Huh? The Hasids have been voting Republican since Reagan. They vote in a bloc, and they're conservative.

Yeah. Trump won nearly every Jewish neighborhood in Brooklyn.

Interestingly enough, the Satmars in Williamsburg and the Skvers in Rockland County endorsed Clinton and even though Trump won Williamsburg, it wasn't an overwhelming victory. Satmars tend to be anti-Zionist. I know Orthodox Jews who proclaimed the Satmar endorsement of Clinton a sign she's anti-Israel. Not that they needed convincing.

Also, residents of Borough Park (Lubavitch Hasidim) often register as Democrats but vote Republican. They've voted overwhelmingly for Republicans in the last 4 elections.
posted by zarq at 10:43 AM on May 17 [5 favorites]


The Times of Israel article notes:
One example: Felder recently held up passage of the $168 billion fiscal plan until the state agreed not to interfere in the curricula at Orthodox yeshivas. The education of the approximately 57,000 students at New York yeshivas has been under a spotlight for failing to hold to the same standard of basic secular instruction as other schools.
The Times covered this when it happened.
But Mr. Felder’s victory quickly began to seem less decisive.

While the bill broadened the criteria for evaluating the so-called “substantial equivalency” of the schools’ curriculum to the public school version, it also for the first time granted the state education commissioner explicit authority to evaluate that equivalency — a power previously reserved for individual school districts. Critics have suggested that school officials in New York City have ignored the subpar education at yeshivas because of the Jewish community’s political clout.

“I don’t know if we met Senator Felder’s demands,” said the Assembly speaker, Carl E. Heastie. “I think we read the bill a different way.”

He added: “It empowers S.E.D.,” or the state education department.

Differing interpretations aside, the battle has thrust the somewhat arcane world of yeshivas — which teach about 57,000 students in New York City, and which the city has promised for years to investigate — into the spotlight.

posted by zarq at 10:49 AM on May 17 [3 favorites]


Huh? The Hasids have been voting Republican since Reagan. They vote in a bloc, and they're conservative. They also have ten children each, so there are many more of them now.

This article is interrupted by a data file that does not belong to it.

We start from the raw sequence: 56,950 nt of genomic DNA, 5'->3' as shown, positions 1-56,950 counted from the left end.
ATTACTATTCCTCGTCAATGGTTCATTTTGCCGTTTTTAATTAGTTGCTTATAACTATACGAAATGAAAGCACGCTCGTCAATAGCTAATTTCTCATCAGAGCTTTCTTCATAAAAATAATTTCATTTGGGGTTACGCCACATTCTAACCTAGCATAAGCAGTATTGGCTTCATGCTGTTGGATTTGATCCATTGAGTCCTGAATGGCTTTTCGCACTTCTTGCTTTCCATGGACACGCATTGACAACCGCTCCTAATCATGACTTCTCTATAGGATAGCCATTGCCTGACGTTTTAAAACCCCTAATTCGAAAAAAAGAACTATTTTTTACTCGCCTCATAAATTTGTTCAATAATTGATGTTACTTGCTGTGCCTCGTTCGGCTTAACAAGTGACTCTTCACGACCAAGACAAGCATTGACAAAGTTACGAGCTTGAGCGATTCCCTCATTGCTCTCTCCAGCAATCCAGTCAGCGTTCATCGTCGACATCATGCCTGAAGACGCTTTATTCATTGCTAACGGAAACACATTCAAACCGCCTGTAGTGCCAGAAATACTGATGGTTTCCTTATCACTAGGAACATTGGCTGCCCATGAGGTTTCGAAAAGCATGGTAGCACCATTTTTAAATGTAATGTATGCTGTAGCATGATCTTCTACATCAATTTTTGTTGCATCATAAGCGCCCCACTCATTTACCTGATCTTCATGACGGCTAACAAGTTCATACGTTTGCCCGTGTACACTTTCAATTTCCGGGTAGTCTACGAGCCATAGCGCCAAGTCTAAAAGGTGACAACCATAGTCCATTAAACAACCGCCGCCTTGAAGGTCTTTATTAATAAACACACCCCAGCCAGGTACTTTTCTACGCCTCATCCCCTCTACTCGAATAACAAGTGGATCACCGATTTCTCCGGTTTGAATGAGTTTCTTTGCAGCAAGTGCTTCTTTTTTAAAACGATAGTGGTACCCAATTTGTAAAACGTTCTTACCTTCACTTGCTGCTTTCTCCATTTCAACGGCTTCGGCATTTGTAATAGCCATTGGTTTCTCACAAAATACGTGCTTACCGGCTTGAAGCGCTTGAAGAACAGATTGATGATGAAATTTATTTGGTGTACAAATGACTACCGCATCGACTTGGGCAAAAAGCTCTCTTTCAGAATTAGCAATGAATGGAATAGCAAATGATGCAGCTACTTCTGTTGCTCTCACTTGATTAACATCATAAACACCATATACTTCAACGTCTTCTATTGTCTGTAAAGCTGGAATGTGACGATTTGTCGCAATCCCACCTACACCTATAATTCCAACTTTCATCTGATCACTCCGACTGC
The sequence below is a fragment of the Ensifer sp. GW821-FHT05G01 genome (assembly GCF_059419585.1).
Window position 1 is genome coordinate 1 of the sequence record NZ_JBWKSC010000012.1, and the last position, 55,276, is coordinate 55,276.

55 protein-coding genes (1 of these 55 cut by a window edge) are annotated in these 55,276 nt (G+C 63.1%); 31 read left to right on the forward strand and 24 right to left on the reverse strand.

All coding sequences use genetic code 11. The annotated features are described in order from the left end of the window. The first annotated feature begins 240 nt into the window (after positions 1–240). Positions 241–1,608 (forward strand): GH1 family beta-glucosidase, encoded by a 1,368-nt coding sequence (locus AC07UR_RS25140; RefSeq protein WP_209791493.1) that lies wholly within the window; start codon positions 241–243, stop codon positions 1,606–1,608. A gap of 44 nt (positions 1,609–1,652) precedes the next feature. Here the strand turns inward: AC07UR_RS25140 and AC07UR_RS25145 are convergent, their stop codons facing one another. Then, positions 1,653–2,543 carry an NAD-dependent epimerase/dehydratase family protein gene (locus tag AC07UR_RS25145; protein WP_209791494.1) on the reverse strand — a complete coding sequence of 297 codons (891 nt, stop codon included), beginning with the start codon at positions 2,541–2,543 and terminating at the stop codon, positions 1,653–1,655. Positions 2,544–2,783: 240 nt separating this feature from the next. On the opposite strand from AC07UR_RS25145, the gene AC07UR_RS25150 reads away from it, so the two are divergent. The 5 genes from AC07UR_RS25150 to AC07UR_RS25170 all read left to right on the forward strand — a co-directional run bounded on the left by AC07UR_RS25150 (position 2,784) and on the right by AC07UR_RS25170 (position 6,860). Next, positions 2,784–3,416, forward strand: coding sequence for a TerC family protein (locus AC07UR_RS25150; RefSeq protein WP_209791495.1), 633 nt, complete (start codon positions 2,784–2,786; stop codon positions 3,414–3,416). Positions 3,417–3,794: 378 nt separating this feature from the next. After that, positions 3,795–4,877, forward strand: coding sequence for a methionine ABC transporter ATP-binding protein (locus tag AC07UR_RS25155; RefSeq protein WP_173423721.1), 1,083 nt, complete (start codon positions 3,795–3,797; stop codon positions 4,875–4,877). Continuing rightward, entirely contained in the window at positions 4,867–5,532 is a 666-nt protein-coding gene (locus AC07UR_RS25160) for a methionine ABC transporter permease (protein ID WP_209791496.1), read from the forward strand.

I think this discussion will be better without casual anti-semitism. I believe it's true that Hasidic households are larger than average in New York, but it's certainly not the case that they have ten children each.
posted by layceepee at 11:05 AM on May 17 [5 favorites]


Can we maybe try not refer to Jews talking about other Jews as anti-semitism?

Hasidic birth rates are very high. Borough Park had the highest in all of NYC as of 2013, which led the Post to nickname it "the city’s baby capital.”
posted by zarq at 11:22 AM on May 17 [16 favorites]


Ehhh, it's not 10 but it's not not-10 from lack of trying. This NYT article from 2008 estimates the number of children per family in Kiryas Joel (an outlier from NYC both statistically and geographically, but also an aspirational model for a lot of Hasidic life) as 8.33. And this NYT article from 1997 mentions Hasidic "community leaders" in NYC declaring that Hasidic homes have about 8 children on average. Household sizes are smaller due in part to children marrying early but "Hasidic familes have 10 kids each" isn't so gross or mean-spirited of an exaggeration to be antisemitism imo.
posted by griphus at 11:31 AM on May 17 [15 favorites]


KJ is the spiders georg of communities.
posted by poffin boffin at 11:33 AM on May 17 [10 favorites]




anyway wrt voting trends i don't really understand the frame of mind that has led a lot of frum jews & frum communities to support conservative politicians with authoritarian agendas, and the handwave of "support for israel" doesn't make it any clearer to me.
posted by poffin boffin at 11:41 AM on May 17


Really makes me wish I took a photo of the neighborhood politican's flyer I found in Bensonhurst (a Hasidic enclave, in part) which had a Guinness World Record (TM) number of dogwhistles implying the Liberal Guy being elected would encourage black and gay people to move to the neighborhood. I'm 90% sure it either mentioned Harlem and Greenwich Village by name or had a map of them on there or something.